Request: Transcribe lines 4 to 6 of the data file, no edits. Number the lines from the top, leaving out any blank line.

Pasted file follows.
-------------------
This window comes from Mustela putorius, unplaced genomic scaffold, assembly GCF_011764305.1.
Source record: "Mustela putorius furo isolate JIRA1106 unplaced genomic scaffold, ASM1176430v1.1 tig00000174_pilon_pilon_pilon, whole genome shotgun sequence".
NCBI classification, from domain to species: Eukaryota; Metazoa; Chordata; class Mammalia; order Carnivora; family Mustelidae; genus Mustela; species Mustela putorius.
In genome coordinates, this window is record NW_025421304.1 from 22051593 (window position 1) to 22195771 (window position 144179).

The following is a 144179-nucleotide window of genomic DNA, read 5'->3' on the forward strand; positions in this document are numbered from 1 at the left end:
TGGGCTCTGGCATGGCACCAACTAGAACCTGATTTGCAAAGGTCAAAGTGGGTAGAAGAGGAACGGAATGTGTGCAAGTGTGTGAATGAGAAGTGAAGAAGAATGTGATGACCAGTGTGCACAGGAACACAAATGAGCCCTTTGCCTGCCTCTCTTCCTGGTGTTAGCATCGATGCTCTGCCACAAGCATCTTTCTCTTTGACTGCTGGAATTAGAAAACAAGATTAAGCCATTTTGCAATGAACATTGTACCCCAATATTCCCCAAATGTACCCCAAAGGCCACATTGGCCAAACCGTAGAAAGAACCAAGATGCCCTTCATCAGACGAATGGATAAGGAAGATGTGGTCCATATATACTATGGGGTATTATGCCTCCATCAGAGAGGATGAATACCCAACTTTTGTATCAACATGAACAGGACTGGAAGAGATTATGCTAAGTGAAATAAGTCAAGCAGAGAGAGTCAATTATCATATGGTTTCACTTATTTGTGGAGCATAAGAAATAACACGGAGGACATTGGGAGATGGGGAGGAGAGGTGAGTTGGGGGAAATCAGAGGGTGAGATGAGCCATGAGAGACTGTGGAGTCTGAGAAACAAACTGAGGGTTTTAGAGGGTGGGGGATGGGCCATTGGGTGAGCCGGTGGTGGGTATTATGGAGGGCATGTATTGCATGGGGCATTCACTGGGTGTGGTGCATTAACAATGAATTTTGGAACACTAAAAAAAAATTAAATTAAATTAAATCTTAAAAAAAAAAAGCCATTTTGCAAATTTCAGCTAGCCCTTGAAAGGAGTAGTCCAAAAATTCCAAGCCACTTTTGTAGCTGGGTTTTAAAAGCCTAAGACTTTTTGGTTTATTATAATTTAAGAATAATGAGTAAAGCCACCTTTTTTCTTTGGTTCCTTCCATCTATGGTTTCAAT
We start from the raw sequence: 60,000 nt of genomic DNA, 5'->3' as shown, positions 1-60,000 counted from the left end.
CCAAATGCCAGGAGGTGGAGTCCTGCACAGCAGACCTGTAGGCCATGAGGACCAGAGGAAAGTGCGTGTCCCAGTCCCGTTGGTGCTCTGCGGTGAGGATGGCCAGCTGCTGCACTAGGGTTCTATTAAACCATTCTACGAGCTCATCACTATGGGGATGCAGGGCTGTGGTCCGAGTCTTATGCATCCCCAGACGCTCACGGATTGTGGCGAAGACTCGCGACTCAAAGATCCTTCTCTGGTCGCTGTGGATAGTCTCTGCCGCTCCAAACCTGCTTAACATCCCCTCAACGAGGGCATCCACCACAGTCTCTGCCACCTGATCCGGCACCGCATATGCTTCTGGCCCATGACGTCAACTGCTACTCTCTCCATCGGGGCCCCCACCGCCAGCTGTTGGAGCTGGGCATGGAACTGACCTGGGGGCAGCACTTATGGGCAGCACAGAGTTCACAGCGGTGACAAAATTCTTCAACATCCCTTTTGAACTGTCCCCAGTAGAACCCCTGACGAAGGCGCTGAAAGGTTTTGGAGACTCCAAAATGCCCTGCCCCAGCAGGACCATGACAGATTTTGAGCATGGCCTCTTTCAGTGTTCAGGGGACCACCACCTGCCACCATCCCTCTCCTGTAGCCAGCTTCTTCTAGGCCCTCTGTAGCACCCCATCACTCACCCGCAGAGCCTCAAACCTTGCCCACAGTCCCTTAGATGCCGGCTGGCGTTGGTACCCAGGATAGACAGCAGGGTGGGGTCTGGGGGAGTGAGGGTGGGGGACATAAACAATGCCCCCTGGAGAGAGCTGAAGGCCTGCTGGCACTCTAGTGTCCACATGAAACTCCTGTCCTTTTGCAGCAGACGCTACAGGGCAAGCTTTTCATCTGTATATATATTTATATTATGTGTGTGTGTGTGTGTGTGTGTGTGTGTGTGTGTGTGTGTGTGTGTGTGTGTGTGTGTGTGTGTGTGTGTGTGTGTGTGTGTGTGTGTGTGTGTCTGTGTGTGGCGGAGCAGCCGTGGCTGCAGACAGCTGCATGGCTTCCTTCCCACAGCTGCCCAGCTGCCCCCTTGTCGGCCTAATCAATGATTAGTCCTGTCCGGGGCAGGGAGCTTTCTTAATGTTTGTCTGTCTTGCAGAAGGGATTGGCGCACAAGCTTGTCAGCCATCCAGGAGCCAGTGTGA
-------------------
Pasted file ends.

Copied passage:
In genome coordinates, this window is record NW_025421304.1 from 22051593 (window position 1) to 22195771 (window position 144179).

The following is a 144179-nucleotide window of genomic DNA, read 5'->3' on the forward strand; positions in this document are numbered from 1 at the left end:
TGGGCTCTGGCATGGCACCAACTAGAACCTGATTTGCAAAGGTCAAAGTGGGTAGAAGAGGAACGGAATGTGTGCAAGTGTGTGAATGAGAAGTGAAGAAGAATGTGATGACCAGTGTGCACAGGAACACAAATGAGCCCTTTGCCTGCCTCTCTTCCTGGTGTTAGCATCGATGCTCTGCCACAAGCATCTTTCTCTTTGACTGCTGGAATTAGAAAACAAGATTAAGCCATTTTGCAATGAACATTGTACCCCAATATTCCCCAAATGTACCCCAAAGGCCACATTGGCCAAACCGTAGAAAGAACCAAGATGCCCTTCATCAGACGAATGGATAAGGAAGATGTGGTCCATATATACTATGGGGTATTATGCCTCCATCAGAGAGGATGAATACCCAACTTTTGTATCAACATGAACAGGACTGGAAGAGATTATGCTAAGTGAAATAAGTCAAGCAGAGAGAGTCAATTATCATATGGTTTCACTTATTTGTGGAGCATAAGAAATAACACGGAGGACATTGGGAGATGGGGAGGAGAGGTGAGTTGGGGGAAATCAGAGGGTGAGATGAGCCATGAGAGACTGTGGAGTCTGAGAAACAAACTGAGGGTTTTAGAGGGTGGGGGATGGGCCATTGGGTGAGCCGGTGGTGGGTATTATGGAGGGCATGTATTGCATGGGGCATTCACTGGGTGTGGTGCATTAACAATGAATTTTGGAACACTAAAAAAAAATTAAATTAAATTAAATCTTAAAAAAAAAAAGCCATTTTGCAAATTTCAGCTAGCCCTTGAAAGGAGTAGTCCAAAAATTCCAAGCCACTTTTGTAGCTGGGTTTTAAAAGCCTAAGACTTTTTGGTTTATTATAATTTAAGAATAATGAGTAAAGCCACCTTTTTTCTTTGGTTCCTTCCATCTATGGTTTCAAT